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How to avoid star trails during night photography using 500 rule?

What is a star trail? Movement of star captured across several pixels of a given image leads to the formation of a star trail. This is a really common problem when doing long exposure night sky photography or astrophotography. Pretty sure most of us like to star gaze and observe those tiny little twinkling dots in the sky on a clear day. If our eyes can see it, so why not our DSLR? We want exact same tiny cute little stars to show up in our DSLR photos too. Once you have learned how to focus your DSLR lens to infinity, next thing to think about is how to avoid light pollution and star trails. 500 rule or 600 rule comes to the rescue when learning to avoid star trails. I have seen a lot of discussions about 500 rule vs 600 rule, I personally have always been happy with 500 rule only. Sometimes I even go for 400 rule but never 600 rule.
Who invented this rule? I did search but couldn't find anything relevant or meaningful. Only thing I know is all modern day astrophotography folks love this rule. I will try to explain the rule with two simple examples. If you are shooting RAw images, I would highly recommend turning off Long Exposure Noise Reduction in your camera settings menu.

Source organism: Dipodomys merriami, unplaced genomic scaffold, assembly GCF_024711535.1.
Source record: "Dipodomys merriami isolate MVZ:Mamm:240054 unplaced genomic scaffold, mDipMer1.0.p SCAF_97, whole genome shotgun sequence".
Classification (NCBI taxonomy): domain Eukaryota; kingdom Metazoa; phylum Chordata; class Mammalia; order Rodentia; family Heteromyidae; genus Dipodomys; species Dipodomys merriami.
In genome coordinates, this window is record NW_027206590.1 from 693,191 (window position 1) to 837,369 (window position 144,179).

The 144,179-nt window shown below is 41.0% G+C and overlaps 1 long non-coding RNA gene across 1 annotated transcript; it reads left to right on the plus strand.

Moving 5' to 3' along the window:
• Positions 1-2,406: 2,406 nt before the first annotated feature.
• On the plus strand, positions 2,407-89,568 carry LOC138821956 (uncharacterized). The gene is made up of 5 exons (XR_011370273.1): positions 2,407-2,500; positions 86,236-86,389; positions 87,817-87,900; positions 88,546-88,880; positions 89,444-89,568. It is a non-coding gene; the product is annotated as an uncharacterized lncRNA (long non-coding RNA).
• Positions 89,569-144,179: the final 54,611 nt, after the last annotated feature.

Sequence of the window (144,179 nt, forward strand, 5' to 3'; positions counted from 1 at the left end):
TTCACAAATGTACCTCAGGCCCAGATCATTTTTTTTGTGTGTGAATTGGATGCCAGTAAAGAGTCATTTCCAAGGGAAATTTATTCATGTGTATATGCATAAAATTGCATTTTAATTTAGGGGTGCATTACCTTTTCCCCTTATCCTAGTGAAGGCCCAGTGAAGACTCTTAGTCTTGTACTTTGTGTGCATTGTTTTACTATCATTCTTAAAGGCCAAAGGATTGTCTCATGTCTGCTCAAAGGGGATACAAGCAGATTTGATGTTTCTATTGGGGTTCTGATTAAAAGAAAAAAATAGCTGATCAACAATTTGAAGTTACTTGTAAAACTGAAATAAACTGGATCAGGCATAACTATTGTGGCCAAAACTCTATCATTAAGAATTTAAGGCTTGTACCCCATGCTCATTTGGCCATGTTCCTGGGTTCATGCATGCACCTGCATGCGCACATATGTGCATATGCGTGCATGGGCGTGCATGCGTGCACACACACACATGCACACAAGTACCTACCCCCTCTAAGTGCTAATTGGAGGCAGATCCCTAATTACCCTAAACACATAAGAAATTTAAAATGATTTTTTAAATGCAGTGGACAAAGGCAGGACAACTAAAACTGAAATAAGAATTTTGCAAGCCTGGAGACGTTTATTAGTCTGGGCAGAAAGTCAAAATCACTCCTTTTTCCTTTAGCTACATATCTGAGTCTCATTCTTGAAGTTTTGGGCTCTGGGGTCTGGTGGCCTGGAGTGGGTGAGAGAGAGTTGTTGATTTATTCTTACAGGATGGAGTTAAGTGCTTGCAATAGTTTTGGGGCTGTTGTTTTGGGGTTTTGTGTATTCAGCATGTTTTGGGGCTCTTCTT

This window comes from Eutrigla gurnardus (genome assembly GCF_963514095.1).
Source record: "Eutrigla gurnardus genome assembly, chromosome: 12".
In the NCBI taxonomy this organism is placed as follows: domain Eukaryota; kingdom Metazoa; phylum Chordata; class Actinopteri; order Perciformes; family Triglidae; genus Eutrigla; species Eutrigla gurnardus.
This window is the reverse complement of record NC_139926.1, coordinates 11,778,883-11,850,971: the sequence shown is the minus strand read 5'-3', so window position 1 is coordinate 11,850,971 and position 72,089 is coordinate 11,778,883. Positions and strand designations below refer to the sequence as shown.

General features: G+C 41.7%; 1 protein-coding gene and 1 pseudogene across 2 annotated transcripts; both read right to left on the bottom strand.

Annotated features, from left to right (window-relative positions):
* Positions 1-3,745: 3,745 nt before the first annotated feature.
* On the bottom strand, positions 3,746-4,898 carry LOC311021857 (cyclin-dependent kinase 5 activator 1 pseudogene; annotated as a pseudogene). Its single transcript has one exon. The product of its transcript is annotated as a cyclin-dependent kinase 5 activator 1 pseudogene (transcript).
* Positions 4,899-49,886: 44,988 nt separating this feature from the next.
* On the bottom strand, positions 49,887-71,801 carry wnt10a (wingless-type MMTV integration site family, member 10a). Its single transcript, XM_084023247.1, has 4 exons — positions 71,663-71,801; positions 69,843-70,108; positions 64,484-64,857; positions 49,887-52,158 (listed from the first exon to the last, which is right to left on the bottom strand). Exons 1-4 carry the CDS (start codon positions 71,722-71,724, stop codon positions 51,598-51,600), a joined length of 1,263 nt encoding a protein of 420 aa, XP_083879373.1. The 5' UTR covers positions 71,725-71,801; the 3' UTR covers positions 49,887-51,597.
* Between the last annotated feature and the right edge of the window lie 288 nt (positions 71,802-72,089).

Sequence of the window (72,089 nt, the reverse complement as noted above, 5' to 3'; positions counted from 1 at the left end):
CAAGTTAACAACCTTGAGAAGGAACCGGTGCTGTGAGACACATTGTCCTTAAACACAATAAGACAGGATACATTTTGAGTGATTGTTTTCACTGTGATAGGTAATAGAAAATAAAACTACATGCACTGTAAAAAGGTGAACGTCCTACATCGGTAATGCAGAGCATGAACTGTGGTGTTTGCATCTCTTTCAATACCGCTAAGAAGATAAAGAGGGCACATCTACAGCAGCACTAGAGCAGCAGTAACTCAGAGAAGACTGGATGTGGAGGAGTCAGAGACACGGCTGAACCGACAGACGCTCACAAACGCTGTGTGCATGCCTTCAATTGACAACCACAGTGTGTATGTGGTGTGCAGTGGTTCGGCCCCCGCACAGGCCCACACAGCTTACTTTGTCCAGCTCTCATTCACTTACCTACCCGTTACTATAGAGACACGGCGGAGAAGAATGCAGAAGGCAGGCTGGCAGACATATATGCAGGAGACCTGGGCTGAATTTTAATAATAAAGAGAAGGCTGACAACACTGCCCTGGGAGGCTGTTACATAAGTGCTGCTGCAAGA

1) Canon T5i (cropped sensor) camera. 
Lens used: Tokina 11-16 F2.8 DX at 11 mm. 
ISO: 3200
F-stop: F2.8
Shutter speed:
Maximum shutter speed possible to avoid star trails: 500 divided by full frame equivalent focal length. So it is 500/(11*1.6) which gives us approx 28 seconds. 1.6 is the crop factor for Canon cropped sensor cameras, you can use 1.5 for Sony and Nikon cropped sensor cameras.

Star trails avoid during MIlky way photography
                                                                  20 seconds exposure 

2) Nikon D610 (full frame sensor) camera. 
Lens used: Tokina 16-28 F2.8 FX at 16 mm. 
ISO: 3200
F-stop: F2.8
Shutter speed calculation:
Maximum shutter speed possible to avoid star trails: 500 divided by full frame equivalent focal length. So it is 500/16 which gives us 31.25 seconds. In this case, I would use 30 seconds to be on the safe side. Take a few test shots and check your image by zooming in. If you see every star looking well rounded and crispy, you have taken an awesome shot. If not, try again with a bit lower shutter speed. You might get lucky to see a couple of shooting stars in your photos which adds more interest to the pictures. 

Hope this post would help you to take stunning and crispy star shots without any surprise star trails. If you like star trails, there will be a separate post talking about cool star trail formation ideas around the north star. 

If you found this post helpful, share the photography love by sharing this post. :)

Comments

  1. Thanks for the post. That was a big help. Will try it as soon as I get hold of an appropriate lense.

    ReplyDelete
  2. Photograph clicked is amazing. I will surely try these lenses and your idea of photography.

    ReplyDelete

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